North America: Modernising a mature transaction banking market
The North American banking and treasury market is highly evolved but technology offers many routes to further sophistication.
The transaction banking market in North America already offers sophisticated products and services. But clients and competition means there is a constant need for the next innovation and taking that next step means developing new platforms. The race is on to create a fully digitized method of corporate banking.
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Michael Fossaceca, head of Citi treasury and trade solutions, North America, says: “In the US, we are operating in a mature market. We work with our clients by providing core services but we also go beyond by providing them with data and analytics to help them make better-informed decisions.”
Clients have an expectation of ever-more sophisticated ways of using technology. So providing an efficient tech onboarding process, or being able to offer them good mobile banking services, are no longer things that will set a bank apart.
When competing banks can all offer equivalent services, corporates will start to look for some further proficiency that sets a particular provider apart from the crowd.
Citi’s clients can now manage several accounts from one access point, through its CitiDirect BE platform, which was leveraged off the development of Electronic Bank Account Management (eBAM). Documents can be submitted electronically, so the process of opening and managing accounts is now paperless in Citi’s US and Canadian branches.
The shift to a digital approach for making and receiving payments means banks now have a wealth of client data available for analysis, with a granular level of detail. The challenge lies in using that data to its full extent.
We work with our clients by providing core services but we also go beyond by providing them with data and analytics to help them make better-informed decisions
Michael Fossaceca, Citi
Corporates are looking for benchmarking against their competitors, so Citi has established the treasury advisory group to help its treasury and trade clients to analyse flows, and identify opportunities to see best practice in their business and use of working capital.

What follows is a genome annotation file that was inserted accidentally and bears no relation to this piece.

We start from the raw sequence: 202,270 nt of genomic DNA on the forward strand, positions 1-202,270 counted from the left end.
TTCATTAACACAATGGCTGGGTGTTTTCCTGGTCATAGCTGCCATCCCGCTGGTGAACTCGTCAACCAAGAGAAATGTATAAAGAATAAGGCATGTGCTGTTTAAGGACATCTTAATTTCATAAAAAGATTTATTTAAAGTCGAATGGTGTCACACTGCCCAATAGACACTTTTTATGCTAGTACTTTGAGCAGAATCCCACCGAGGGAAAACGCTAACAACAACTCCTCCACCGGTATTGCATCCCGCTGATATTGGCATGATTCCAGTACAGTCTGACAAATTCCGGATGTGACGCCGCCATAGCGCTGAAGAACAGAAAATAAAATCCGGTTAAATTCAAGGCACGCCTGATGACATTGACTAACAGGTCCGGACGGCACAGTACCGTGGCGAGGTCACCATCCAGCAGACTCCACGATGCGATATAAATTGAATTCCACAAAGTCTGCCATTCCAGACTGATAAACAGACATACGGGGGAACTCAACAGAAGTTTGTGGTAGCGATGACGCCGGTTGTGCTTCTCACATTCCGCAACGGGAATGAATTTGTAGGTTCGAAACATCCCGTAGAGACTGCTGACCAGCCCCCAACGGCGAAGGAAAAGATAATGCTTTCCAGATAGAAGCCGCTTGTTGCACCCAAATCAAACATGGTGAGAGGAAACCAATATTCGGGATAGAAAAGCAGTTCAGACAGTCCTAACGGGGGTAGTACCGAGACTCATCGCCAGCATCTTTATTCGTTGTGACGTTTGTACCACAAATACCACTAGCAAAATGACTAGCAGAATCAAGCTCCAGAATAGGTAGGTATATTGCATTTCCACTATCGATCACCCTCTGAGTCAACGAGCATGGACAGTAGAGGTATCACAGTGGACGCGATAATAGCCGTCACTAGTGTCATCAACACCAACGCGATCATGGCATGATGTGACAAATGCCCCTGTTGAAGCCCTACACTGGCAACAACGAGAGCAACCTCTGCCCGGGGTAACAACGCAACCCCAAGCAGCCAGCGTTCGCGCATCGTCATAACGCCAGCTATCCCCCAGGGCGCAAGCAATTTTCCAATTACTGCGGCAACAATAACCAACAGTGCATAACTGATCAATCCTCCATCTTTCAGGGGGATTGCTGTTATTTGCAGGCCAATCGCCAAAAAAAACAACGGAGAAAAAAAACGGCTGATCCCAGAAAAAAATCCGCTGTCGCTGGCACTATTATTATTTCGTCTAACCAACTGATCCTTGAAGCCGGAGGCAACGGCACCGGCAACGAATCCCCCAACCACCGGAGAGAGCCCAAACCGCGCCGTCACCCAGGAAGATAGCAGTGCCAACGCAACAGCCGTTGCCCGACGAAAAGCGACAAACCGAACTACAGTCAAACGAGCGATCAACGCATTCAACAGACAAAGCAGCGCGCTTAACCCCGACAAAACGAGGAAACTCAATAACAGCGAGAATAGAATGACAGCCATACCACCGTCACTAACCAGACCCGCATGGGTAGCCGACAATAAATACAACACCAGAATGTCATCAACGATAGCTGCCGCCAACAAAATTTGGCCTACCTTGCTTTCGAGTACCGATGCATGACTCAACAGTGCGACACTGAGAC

“We are using technology the way it is meant to be used, and this is an exciting time,” Fossaceca says.
Clients have brought their internal enterprise resource planning (ERP) platforms up to the most modern structures. Now they want to leverage off those large investments that they have made in their tech infrastructures.
And it is not only the multinational corporations that are now using globally-connected ERP systems and adopting internal payment structures. Companies further down the chain are looking to find even greater levels of efficiency.
Jon Richman, head of trade finance and financial supply chain, Americas, Deutsche Bank, says: “In the supply chain finance space, the ability to structure large programmes and to provide extensive cross-border coverage with efficient supplier onboarding are becoming the key differentiators – more so than the technology platform.”
New entrants to the market are pushing the pace of change in the tech space, innovating at a rate that banks find hard to replicate. What the banks can do, however, is step up to the table to assist them in their business development needs. Banks are approaching it as an opportunity both to access the newest developments in payments technology, and possibly to onboard the next multinational tech company while it is still at the incubator stage.
“We are seeing the emergence of more fast-growing technology companies,” says James Volkwein, Deutsche Bank’s head of trade finance and cash management corporates, Americas. “What they all have in common is incredibly lean structures. What they need is transparent help and support with obtaining financing.”
The move to a tech-based operating method brings with it a fresh set of challenges, most prominently the threat of cyber-attacks, alongside the older problems around foreign exchange risk and fraud.
In the past, fraud would have related to individual transactions, but now the industry is learning to contend with the risk of entire databases being replicated.
Any corporate looking to step up its tech provisions will talk to its bank for advice on how to prevent it from becoming the next Target or Sony.
“We’re actively helping clients with cyber security by providing education so they understand where they could have gaps in their systems,” says Galen Robbins, head of global transaction services for commercial banking, business banking and small business, Bank of America Merrill Lynch (BAML).
The bank has also been investing in building up its systems against the evolving threats by creating a client-centric online platform to help address concerns about the digital threat. “One highlight is our new fraud prevention portal, which provides clients with a library of helpful information and resources, including whitepapers, webcasts, a podcast series and videos,” says Robbins.
As it develops new technology for corporates, the US is adapting its use of everyday technology, looking at ways to reduce the costly dependence on paper-based operations.
“Businesses are looking to improve efficiency and security in their payments to other companies and to consumers,” says Dub Newman, head of North America global transaction services at BAML. “As an example, non-repetitive payments to consumers have been causing difficulties for companies in several industries.”
BAML’s digital disbursements have taken a step to cutting the dependence on cheques. The mobile payments platform enables corporates to make payments direct to recipients, and without the need for detailed back account information. No longer having to send out or process cheques has brought about a 75% reduction in the cost of the payments.